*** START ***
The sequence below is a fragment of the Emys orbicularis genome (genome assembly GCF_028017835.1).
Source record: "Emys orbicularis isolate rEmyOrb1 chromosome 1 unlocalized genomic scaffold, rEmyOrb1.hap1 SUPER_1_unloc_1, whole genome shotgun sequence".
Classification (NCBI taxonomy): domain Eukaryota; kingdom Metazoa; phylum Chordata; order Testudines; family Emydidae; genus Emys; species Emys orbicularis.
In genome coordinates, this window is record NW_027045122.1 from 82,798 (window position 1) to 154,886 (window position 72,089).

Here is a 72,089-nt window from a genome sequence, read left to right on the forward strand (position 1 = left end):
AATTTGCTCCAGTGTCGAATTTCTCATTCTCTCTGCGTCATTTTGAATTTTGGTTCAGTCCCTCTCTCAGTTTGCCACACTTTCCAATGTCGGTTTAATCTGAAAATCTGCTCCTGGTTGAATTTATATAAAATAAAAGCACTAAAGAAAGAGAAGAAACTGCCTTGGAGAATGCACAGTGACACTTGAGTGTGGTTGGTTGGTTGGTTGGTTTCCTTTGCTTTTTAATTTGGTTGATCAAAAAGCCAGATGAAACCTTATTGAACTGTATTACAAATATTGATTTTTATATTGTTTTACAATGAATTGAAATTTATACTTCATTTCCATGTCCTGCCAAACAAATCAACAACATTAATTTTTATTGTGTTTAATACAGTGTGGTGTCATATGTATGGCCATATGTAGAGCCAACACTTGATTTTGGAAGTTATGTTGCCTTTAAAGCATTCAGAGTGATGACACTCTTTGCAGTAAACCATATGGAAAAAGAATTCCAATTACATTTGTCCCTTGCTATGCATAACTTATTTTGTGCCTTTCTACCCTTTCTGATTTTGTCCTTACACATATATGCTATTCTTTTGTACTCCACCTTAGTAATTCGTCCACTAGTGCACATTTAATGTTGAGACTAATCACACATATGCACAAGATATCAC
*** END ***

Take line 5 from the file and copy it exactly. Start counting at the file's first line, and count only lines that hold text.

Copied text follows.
Here is a 72,089-nt window from a genome sequence, read left to right on the forward strand (position 1 = left end):